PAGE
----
Big numbers grab attention, and one of the biggest numbers a university has to deal with is the total value of its capital assets and equipment. If you doubt this statement, take a look at the Texas A & M University system: In a recent public request for proposals, the system revealed that it was carrying in its asset database over 100,000 items totaling more than $3 billion. Even for less massive institutions, the sheer number of items included in calculating this total can be enormous, and the job of tracking them as they are acquired, moved, maintained, and retired is daunting. But there are plenty of good reasons to pay attention to this task--time-consuming and tedious though it may be.
Accountability. Every institution wants to exercise good stewardship to make sure that the equipment in its care is properly accounted for. After all, no one wants to have problems verifying the fixed assets records during the financial statement audit.
Regulations. Federal and state requirements provide an added push for public institutions, which now must comply with the phasing-in of GASB 34/35: new guidelines that require capital items to be valued and depreciated in a detailed and accurate manner.
Grants. Institutions with funded research have to fulfill myriad requirements for calculating indirect costs, responding to audit requests, and returning or disposing of equipment after a grant is completed.
Cutting losses. On the positive side, lowering your Loss rate on equipment can return significant savings. Most of us don't even want to think about what happens when a periodic inventory reveals an excessive toss rate.
Keep it running. Finally, maintaining equipment and making good decisions about service contracts and purchasing sources become much easier with accurate records of purchase dates, location, and usage.
Still, doing a good job of managing capital assets and equipment inventory requires cooperation across many functions of the institution: purchasing, business office, physical plant operations, grants management, principal investigators, space planning, and others. The software you use can help this cooperation or hinder it. And if your school is Like many institutions, you may find yourself with legacy databases that grew up in different departments over time, each serving a special purpose. Now you need to pull those records together for better management.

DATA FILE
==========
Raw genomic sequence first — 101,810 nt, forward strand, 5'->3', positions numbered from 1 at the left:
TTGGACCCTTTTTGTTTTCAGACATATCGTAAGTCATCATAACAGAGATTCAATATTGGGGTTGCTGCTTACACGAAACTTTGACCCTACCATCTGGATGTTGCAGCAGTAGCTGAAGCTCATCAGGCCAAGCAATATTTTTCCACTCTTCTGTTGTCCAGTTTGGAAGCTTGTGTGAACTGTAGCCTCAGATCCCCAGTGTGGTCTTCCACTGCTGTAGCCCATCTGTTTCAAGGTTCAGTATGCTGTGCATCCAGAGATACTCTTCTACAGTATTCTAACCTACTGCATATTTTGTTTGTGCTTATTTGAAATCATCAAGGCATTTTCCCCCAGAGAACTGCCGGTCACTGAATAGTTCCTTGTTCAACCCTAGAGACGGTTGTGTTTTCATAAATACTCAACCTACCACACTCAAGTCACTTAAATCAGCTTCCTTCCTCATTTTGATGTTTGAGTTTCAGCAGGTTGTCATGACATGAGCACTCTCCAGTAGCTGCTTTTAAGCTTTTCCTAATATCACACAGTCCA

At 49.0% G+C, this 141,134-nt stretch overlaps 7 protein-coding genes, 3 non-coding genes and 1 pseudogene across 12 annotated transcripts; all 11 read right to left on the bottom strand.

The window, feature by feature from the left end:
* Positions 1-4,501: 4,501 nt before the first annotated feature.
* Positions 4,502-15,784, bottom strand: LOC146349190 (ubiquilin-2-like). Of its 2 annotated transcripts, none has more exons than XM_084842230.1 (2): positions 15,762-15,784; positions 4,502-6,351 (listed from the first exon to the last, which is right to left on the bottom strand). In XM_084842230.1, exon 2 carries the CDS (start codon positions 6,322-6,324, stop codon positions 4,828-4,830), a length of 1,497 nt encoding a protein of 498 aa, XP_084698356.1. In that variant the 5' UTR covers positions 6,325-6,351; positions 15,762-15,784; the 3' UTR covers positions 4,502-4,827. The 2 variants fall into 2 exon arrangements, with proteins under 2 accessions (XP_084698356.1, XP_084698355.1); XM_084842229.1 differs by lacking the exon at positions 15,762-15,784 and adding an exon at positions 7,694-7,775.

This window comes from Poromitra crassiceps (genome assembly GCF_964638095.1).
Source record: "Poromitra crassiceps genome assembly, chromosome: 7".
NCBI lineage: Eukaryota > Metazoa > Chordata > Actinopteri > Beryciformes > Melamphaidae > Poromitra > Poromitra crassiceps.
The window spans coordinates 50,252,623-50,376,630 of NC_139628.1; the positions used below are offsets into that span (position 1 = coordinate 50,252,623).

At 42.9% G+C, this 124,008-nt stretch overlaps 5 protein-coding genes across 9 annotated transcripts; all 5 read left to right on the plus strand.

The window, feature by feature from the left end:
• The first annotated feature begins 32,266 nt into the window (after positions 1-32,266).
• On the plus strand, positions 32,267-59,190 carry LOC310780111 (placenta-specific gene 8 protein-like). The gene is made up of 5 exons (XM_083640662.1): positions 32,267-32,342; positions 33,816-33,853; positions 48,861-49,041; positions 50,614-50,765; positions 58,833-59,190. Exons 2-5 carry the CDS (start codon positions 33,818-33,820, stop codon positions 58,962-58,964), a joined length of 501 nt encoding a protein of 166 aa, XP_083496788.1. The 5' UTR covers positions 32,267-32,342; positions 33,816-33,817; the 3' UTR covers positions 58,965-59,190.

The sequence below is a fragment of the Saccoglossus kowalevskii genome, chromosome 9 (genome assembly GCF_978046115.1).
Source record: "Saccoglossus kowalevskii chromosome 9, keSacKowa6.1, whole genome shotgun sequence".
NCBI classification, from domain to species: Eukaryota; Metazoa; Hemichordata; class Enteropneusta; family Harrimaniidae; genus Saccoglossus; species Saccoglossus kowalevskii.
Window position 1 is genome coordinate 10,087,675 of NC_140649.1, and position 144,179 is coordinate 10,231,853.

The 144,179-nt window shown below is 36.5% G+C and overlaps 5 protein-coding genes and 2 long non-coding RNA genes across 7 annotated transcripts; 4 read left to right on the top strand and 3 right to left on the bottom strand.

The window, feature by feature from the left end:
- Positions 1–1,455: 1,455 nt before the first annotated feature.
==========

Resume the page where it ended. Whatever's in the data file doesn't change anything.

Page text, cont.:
MANAGING INVENTORY, WORK ORDERS, AND SPACE Lansing Community College (MI) wanted a system that would be Web-based, would integrate with its Oracle-based financial system, and would combine inventory, space management, and work orders in a single system.
"Now I can pull up my AutoCAD drawing of a building, Linked to an Oracle database," says Glenn Cerny, chief information officer at Lansing. "I can say, `Give me all the classrooms in this building; and it color-codes them on the drawing. I can see the inventory items in the room. T can even pull a report on any piece of data in the system." Cerny says that his system [Prism Computer's Facilities Administration and Maintenance Information System (FAMIS), www.famissoftware.com] is helping establish better institutional control over equipment. He adds, "Periodic audits can be performed by internal college staff who are not responsible for the equipment."
SCANNING MAKES IT EASIER
If your current system for tracking inventory is too reliant on hand Labor, can software help you do the job quicker and more effectively? Certainly--which is why many institutions have recently decided to take this plunge. One of the advances that has made automated inventory systems so attractive is the improvement of hand scanners. Modern barcode scanners are really full-blown computers, complete with megabytes of storage. Scanner displays now can flash information about the asset, including its manufacturer, model, serial number, description and its current location. …